Existentialism



  • I'm starting to see so much sub-par code that I'm starting to second-guess myself. Do unit tests really matter? What's really wrong with stringly-typed code? What does it mean to have best practices? Best practices are for the best developers, and no one is perfect; as long as it works, right?

    Enforcing and communicating best practice (especially to non-native English speakers) takes so much time and effort; I'm talking full weeks' worth of communication and code reviewing. I could easily let the whole project turn rotten and use lazy practices to maintain the code.

    I think I'm slowly getting desensitized and am becoming apathetic. Does this ever happen to you?



  • @OhNoDevelopment said:

    Best practices are for the best developers
     

    That's exactly the wrong way around. "Best practices" are for the not-so-experienced developers, so that they have a few guidelines to hold on.



  • ... or rather, "best practises" have emerged as a result of watching good covers and documenting what they do as guidance for shit coders - in the hope they'll follow it and improve.

    For "follow", read "adopt, adapt, appreciate" rather than "percussively implement with a clue-by-four".



  • s/covers/coders/

     

    .. damn the edit expiry time.



  • @OhNoDevelopment said:

    Do unit tests really matter?
     

    No.



  • @dhromed said:

    @OhNoDevelopment said:
    Do unit tests really matter?
    No.

    There are entire huge classes of errors that unit testing is useless for. For example, the by-far most important part of your application, the UI? Yeah unit tests are useless as fuck there. So I agree.



  • @blakeyrat said:

    @dhromed said:
    @OhNoDevelopment said:
    Do unit tests really matter?
    No.
    There are entire huge classes of errors that unit testing is useless for. For example, the by-far most important part of your application, the UI? Yeah unit tests are useless as fuck there. So I agree.

    While they can't find certain kinds of bugs they can be helpful in finding other things.  It's all about how you are using them.  They are useful for testing out library things that you are going to be using in lots of clients as they can help you catch when an update changes the behavior, but they only make up the time it takes to write them if what you are testing is used all over the place.



  • So my suspicions are true! It's all meaningless (at least unit tests) and we should all live chaotically

    When I see immensely bad code I start to question my existence in the workforce and wonder if my profession is real. Guess that feeling only happens to me.



  • @OhNoDevelopment said:

    So my suspicions are true! It's all meaningless (at least unit tests) and we should all live chaotically
     

    Try a controlled test: one group do unit testing, another omit it completely. Compare the results.



  • @OhNoDevelopment said:

    What's really wrong with stringly-typed code?

    Stringly typed code is evil! (Or eval...) Just ask any ex-Perl programmer...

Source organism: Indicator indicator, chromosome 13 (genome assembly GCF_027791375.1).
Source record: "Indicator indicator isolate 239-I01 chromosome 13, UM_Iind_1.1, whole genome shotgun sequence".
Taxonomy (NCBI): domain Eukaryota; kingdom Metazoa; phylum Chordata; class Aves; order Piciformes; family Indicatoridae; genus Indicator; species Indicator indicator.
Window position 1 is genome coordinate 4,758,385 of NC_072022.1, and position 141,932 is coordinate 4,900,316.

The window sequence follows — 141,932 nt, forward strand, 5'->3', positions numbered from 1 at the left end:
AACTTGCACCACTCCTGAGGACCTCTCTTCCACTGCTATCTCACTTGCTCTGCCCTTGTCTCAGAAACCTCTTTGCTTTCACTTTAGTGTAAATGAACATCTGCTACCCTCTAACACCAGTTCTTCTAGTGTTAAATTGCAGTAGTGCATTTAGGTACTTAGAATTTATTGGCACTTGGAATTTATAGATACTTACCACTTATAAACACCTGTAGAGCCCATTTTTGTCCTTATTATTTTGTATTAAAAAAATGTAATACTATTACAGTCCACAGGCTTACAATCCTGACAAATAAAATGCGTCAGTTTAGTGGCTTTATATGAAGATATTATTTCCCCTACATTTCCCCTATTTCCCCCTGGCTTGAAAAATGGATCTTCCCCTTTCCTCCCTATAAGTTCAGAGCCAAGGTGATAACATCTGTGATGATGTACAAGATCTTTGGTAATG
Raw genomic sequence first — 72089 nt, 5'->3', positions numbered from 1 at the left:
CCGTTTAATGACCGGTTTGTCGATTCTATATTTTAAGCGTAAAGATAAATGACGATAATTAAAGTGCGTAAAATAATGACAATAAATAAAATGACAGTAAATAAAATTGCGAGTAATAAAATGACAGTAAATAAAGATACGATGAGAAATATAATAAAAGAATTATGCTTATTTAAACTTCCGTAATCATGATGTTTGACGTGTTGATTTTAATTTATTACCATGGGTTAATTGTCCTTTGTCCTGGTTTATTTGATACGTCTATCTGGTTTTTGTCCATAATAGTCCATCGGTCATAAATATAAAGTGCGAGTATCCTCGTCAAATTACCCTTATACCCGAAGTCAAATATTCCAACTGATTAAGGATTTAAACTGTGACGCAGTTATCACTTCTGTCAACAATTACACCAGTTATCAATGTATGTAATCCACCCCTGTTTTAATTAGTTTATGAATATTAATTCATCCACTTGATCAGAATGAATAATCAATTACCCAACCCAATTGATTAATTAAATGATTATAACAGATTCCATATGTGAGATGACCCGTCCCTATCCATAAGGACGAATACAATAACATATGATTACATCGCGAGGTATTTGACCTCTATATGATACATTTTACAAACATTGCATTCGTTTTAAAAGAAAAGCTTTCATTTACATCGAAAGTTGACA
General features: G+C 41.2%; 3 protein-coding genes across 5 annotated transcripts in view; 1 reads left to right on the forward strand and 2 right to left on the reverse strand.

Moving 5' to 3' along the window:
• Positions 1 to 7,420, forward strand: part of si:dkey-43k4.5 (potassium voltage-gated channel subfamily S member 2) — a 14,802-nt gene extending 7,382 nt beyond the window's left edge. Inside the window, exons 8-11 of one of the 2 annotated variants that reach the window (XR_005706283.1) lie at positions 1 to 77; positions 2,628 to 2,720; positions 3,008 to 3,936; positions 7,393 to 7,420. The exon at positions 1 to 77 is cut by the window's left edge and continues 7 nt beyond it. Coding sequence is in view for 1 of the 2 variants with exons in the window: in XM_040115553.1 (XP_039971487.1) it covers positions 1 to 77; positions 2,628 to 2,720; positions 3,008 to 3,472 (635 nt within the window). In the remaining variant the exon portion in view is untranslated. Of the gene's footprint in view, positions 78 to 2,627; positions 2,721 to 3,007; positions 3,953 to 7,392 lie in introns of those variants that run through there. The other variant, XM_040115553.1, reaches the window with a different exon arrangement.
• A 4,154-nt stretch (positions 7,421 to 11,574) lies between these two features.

• @locallunatic said:

    While they can't find certain kinds of bugs they can be helpful in finding other things.  It's all about how you are using them.  They are useful for testing out library things that you are going to be using in lots of clients as they can help you catch when an update changes the behavior, but they only make up the time it takes to write them if what you are testing is used all over the place.

    What they're best for is catching regressions (which is sort of what you're talking about). And for catching them early, assuming you're actually running the tests, not just writing them. A regression on a part of the application that's been stable for a while makes you look worse in the eyes of the users than a buggy new interface.



  • @boomzilla said:

    A regression on a part of the application that's been stable for a while makes you look worse in the eyes of the users than a buggy new interface.

    Nuh-uh.



  • @ekolis said:

    @OhNoDevelopment said:
    What's really wrong with stringly-typed code?

    Stringly typed code is evil! (Or eval...) Just ask any ex-Perl programmer...

    "nanosecond" != "nanosecond"

    "Scientology" == "potato"



  • @blakeyrat said:

    @boomzilla said:
    A regression on a part of the application that's been stable for a while makes you look worse in the eyes of the users than a buggy new interface.

    Nuh-uh.

    Yuh-huh.



  • @boomzilla said:

    @blakeyrat said:
    @boomzilla said:
    A regression on a part of the application that's been stable for a while makes you look worse in the eyes of the users than a buggy new interface.

    Nuh-uh.

    Yuh-huh.

     

    ... unless the application is a Apple mapping application on iOS6, in which case the users won't accept there's anything wrong with it...

    /troll



  • @boomzilla said:

    @blakeyrat said:
    @boomzilla said:
    A regression on a part of the application that's been stable for a while makes you look worse in the eyes of the users than a buggy new interface.

    Nuh-uh.

    Yuh-huh.

    The interface is the application. It's impossible to have a "good" application with a bad interface.